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David Conway
A parking lot on North Adams Drive is one possible site for a parking structure on St. Armands, but residents are concerned about the design elements of any garage.
Sarasota Wednesday, Feb. 12, 2014 7 years ago

Study names potential St. Armands garage sites

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by: David Conway Deputy Managing Editor

City staff and the consulting firm behind a parking study for St. Armands Circle held a meeting Feb. 6 to get feedback from people in the area — something St. Armands residents were more than willing to provide.

Eight months ago, the city began work on a parking feasibility study to mitigate the parking issues around St. Armands Circle. Kimley-Horn and Associates, the consulting group unanimously chosen to conduct the parking study, recently completed its first draft and presented its findings to the community at the meeting.

Mark Santos, the project manager with Kimley-Horn, said there were some non-structural methods the city could implement to ease the parking woes. That included adding signage directing drivers to two public lots on Adams Drive, which were sometimes under capacity even during peak hours.

Most of the conversation, however, pertained to the potential construction of a parking structure at those lots. The parking structures, up to four levels in height, could add between 200 and 500 additional spots to the area. Santos said no site or garage size was favored. Kimley-Horn still wanted input from people on St. Armands.

Studies conducted in 2008 and 2013 suggest the district’s parking shortage is currently anywhere between 20 and 450 spots, with the area vastly exceeding its capacity during peak hours on weekends during which events are held. Estimated construction costs for the garage, which are still preliminary, ranged from about $5 million to $13 million.

St. Armands residents had many concerns about the possible construction of a parking structure. Since the targeted areas of construction face residential streets, they said any garage should attempt to blend in with its surroundings. Numerous residents said they were concerned about the building’s size, aesthetics and layout, as well as potential traffic, sound and noise issues created by a garage.

Residents said they felt the report, as it stands, was primarily concerned with the interest of businesses on the Circle.

“These structures are both in the neighborhoods; they’re not in the Circle,” St. Armands resident Graeme Malloch said. “I think it needs to be as invisible as possible.”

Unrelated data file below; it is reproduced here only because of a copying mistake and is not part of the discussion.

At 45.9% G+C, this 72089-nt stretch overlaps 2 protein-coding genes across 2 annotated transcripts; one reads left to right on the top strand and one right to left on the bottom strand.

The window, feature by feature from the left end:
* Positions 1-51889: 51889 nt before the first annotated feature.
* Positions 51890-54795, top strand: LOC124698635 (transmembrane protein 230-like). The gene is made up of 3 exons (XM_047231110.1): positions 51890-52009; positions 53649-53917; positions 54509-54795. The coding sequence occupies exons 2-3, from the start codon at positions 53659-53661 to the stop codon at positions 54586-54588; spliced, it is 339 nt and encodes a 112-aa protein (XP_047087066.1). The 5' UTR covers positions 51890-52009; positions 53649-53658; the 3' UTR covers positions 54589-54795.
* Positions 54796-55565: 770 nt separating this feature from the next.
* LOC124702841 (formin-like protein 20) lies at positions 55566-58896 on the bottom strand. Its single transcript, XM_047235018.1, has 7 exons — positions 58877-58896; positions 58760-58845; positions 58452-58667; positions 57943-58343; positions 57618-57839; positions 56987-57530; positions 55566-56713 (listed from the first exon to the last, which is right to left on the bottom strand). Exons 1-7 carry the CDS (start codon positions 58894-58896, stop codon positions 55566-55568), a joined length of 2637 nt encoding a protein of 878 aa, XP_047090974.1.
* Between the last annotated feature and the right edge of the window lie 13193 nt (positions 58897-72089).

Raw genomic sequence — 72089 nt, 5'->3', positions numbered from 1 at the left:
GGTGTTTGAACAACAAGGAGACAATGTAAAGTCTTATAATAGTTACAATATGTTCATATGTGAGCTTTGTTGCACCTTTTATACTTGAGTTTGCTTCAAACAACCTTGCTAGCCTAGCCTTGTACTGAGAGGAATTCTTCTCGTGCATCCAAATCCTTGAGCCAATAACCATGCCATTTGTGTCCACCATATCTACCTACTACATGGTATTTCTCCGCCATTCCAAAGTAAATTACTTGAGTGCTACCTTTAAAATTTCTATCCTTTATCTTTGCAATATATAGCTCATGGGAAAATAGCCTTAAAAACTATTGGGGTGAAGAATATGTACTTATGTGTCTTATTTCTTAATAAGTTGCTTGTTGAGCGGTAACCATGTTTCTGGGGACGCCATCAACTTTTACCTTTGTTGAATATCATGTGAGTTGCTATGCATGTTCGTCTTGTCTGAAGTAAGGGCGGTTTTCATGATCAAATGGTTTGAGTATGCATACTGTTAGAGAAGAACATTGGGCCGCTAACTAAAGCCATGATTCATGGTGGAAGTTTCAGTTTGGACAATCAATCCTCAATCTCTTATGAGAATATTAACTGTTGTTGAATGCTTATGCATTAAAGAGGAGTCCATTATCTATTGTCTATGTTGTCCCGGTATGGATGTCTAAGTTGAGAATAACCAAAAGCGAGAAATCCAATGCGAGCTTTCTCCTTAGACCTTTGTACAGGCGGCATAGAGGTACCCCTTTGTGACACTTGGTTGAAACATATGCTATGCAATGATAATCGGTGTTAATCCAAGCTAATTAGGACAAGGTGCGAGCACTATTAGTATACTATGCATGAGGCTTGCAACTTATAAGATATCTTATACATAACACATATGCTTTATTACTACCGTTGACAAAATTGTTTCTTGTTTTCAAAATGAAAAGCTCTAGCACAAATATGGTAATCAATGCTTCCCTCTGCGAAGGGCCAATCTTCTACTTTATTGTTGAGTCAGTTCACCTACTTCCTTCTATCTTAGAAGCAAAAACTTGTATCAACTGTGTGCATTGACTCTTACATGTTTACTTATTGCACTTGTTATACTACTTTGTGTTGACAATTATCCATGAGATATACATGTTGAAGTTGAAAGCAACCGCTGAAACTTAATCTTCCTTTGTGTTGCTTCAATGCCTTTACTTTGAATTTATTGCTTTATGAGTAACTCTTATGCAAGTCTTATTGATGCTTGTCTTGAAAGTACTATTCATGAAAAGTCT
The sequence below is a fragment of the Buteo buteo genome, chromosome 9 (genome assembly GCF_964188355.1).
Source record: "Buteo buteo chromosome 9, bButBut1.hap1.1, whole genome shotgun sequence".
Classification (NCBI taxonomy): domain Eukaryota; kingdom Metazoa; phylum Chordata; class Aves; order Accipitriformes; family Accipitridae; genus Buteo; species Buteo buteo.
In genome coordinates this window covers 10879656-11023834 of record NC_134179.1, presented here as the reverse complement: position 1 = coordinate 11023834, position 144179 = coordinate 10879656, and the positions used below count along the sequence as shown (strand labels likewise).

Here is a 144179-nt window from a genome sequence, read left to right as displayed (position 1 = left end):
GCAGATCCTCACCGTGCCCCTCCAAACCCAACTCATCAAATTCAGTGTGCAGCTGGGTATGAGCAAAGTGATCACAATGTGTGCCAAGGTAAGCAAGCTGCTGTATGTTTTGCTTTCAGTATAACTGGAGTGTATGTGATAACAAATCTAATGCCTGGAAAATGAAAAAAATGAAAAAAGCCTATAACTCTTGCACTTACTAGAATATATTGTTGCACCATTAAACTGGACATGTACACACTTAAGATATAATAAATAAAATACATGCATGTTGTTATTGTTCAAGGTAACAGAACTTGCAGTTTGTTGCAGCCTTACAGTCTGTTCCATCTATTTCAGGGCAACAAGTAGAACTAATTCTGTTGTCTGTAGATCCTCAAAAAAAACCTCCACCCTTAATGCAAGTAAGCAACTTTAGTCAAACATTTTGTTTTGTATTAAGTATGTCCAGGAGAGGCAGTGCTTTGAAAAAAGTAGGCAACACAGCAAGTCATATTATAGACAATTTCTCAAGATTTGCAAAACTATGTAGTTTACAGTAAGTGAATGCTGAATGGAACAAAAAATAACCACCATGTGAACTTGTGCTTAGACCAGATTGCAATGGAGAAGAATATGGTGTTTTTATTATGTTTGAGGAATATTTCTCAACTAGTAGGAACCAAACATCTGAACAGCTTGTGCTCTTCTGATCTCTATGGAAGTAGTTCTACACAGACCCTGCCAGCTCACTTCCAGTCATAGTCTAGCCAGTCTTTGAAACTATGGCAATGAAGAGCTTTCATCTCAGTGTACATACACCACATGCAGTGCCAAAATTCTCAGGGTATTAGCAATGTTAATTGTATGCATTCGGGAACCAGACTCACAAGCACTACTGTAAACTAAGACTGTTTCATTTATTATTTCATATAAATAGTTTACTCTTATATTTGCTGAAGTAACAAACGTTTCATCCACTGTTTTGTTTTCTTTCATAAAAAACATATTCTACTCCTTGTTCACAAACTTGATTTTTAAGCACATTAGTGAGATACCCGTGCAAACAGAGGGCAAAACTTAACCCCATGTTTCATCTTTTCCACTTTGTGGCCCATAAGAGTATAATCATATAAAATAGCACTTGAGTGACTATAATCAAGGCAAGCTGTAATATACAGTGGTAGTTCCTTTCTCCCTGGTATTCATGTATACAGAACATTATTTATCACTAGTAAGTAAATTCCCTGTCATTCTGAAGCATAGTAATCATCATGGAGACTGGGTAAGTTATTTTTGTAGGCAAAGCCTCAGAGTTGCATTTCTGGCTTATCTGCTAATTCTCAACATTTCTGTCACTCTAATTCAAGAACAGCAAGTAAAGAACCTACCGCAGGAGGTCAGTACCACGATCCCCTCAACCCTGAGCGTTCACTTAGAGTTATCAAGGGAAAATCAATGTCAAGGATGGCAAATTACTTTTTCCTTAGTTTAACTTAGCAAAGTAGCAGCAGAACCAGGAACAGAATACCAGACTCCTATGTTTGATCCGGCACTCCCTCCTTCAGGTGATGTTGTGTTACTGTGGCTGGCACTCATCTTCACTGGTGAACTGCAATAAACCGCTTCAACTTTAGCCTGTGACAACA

Diana Corrigan, executive director of the St. Armands Circle Association, said the residents’ concerns were legitimate, but that it was too early in the process to focus on design. Corrigan said the lack of parking was the preeminent concern on St. Armands, and — while the residents’ needs should be accounted for — there was only one way to address that issue.

“The only thing we can do to solve that problem is that we’ve got to put in a parking garage,” Corrigan said.

Mark Lyons, the city’s parking manager, said the primary concern of any effort to add parking in the area was to protect the neighborhoods. Both Corrigan and Jay Sparr, the president of the St. Armands Residents Association, asked the city to hold another public meeting to provide more detailed information regarding the study and how its findings might be implemented.

Sparr said the parking study needed to better incorporate the interests of those living in the area.

“What I saw is not what I thought we deserved,” Sparr said.

BY THE NUMBERS
Parking on St. Armands: 1,135 spaces

Peak parking demand projected in 2008 master plan: 1,500 spaces

Demand projected in 2013 parking study: 1,155-1,310 spaces

Size of parking garages outlined in parking study: 290-697 spaces

Projected cost of parking garages outlined in parking study: $4.9-$12.9 million

Maximum allowable parking garage height: 35 feet

Occupancy of public parking observed during Nov. 9 event: 100%

Contact David Conway at [email protected]

 

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